Paga, Ghana — The small town of Paga, at the northernmost tip of Ghana, is famous for its friendly crocodile colonies. Located on the border with Burkina Faso, about 700 km from the capital Accra, the town attracts people and plays and interacts with the sacred crocodile. These are not ordinary crocodiles. They are believed to absorb the spirits of their ancestors, and you can sit on their backs, stroke them, or live and brag with their tails. It goes against belief.
I used to go to Paga with a crocodile with my son, but the town has perhaps a more important historical relic, the Piclo Slave Camp, which is home to thousands of Africans. I didn’t know that for a long time, the nightmare of slavery began first.
Picro became the top of the to-do list, and after the COVID-19 restrictions were relaxed, he visited the camp with a friend when he visited Ghana in March. It takes 12 hours by car from Akra.
Many visitors to Ghana are aware of coastal fortresses and castles where millions of Africans have been transported to the horrors of unknown lands in the New World. However, due to the forced march of slaves to the beach, due attention has not been paid to the suffering and trauma of slaves. The slave trade tragedy began deeply, not in the Atlantic coast or the Middle Passage, but in the depths of African warlords and slave traders attacking towns and villages and selling prisoners of war to European slave traders. Picro tells the story and the Africans’ responsibility for the surge in the slave trade.
The camp is located in a peaceful community called Naania, whose beauty is in the middle of the picturesque rocky terrain that betrays its violent and tragic past. This camp was the place where the captured slaves were first gathered under security, and it was from these camps that the death march to the coastal slave ships began in the 18th and 19th centuries. is.
A large “Welcome to Piclo Slave Camp” sign welcomes visitors. The camp appears to be ignored and lacks government funding to maintain it. Guide Joseph begins with a brief summary. The story of Picro is mainly derived from oral history, passed down from generation to generation, and is featured in songs, dances and festivals. It’s a miserable history. The camp was founded by a notorious slave assailant named Bagao and is said to have been used by more infamous slave assailants such as Babats and Samori. It worked for 40 years.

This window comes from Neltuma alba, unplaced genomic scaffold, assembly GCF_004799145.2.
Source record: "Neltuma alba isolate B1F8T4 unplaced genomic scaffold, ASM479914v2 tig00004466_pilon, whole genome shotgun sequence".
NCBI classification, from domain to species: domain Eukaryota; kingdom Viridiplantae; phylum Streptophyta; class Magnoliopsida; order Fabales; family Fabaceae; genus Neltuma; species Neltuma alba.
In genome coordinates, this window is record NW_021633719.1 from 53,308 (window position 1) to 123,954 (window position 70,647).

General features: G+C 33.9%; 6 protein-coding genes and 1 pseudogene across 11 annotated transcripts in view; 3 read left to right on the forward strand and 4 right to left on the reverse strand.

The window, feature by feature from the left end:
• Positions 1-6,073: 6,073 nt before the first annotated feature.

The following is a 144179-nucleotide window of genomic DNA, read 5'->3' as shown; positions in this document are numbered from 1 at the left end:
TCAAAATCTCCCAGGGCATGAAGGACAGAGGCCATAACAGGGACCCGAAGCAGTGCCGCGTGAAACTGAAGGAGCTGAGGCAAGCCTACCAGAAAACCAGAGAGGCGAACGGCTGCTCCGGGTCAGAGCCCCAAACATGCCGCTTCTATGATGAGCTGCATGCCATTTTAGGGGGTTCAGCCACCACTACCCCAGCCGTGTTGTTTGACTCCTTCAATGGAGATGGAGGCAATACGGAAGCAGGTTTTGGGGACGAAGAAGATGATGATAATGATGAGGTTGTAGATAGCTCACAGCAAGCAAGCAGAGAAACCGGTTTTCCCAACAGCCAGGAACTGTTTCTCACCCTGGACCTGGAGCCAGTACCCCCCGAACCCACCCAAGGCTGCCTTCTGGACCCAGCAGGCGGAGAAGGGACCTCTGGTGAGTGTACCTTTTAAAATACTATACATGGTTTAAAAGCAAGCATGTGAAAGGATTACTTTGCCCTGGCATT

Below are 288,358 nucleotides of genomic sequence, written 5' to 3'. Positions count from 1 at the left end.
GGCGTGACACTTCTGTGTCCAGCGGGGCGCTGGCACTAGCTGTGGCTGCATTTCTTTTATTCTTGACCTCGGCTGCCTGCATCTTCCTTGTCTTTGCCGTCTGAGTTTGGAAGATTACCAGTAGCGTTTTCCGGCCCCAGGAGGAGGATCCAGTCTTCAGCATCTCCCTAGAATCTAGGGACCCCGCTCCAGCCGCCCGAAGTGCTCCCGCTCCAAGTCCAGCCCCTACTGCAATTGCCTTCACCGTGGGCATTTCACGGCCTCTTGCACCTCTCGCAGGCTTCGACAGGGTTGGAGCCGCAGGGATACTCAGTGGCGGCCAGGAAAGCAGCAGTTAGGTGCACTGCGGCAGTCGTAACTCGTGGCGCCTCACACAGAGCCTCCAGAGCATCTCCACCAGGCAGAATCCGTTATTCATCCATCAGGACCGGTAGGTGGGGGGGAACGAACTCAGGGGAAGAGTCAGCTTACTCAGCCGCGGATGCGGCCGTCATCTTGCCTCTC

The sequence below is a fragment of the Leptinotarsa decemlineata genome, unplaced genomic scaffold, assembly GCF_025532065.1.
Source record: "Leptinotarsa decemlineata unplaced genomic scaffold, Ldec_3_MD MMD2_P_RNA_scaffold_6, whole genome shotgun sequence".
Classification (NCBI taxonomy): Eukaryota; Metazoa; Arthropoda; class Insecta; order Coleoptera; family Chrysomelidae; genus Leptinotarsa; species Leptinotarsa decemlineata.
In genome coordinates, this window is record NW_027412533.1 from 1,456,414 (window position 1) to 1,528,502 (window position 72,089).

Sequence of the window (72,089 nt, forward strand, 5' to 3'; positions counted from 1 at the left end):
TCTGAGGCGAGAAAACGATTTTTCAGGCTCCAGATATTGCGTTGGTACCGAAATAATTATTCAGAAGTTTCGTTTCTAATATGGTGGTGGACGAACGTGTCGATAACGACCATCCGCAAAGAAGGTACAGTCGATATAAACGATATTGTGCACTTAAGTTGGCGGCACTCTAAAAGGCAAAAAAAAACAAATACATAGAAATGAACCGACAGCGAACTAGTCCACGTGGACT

The first destination of the tour is the so-called “eating rock”. This is the formation of a complex rock carved with holes for slaves to serve food. The natural hot spring between the rocks functioned as a water source. There was a large meeting place for slaves, and the weak and dying were sorted out from the strong.
Next is the Rock of Punishment, where rebellious slaves were chained or tied up and faced the sun for days as a lesson to others. Many were blind and abandoned. There are more stops and the coolest is the mass burial ground marked with a small white rock circle. You wonder about the people who were here: one day it’s free and the next day it suffers. The group of singers recreates the songs that the slaves sang when they thought about their destiny. It’s sorrowful.
But for the slaves, the worst hasn’t come yet.
From Picro, they perform a brutal 300 km trek to the infamous Salaga slave market, where they are put up for sale. In most cases, the nightmare intensifies as they are led to a dangerous final journey south about 600 km to the slave ship they are waiting for. Many perish on the way. The survivors eventually end up in a town called Assinmanso. There, you will take the only bath in the soil of the house called the Slave River. Then embark on a never-ending journey on a slave ship.
The story of Picro is miserable, but everyone remembers it because it has to be told over and over again.
Mohamed Adam I’m an Ottawa writer and commentator. Contact him at firstname.lastname@example.org
Adam: Don’t forget Picro’s role in the African slave trade
Source link Adam: Don’t forget Picro’s role in the African slave trade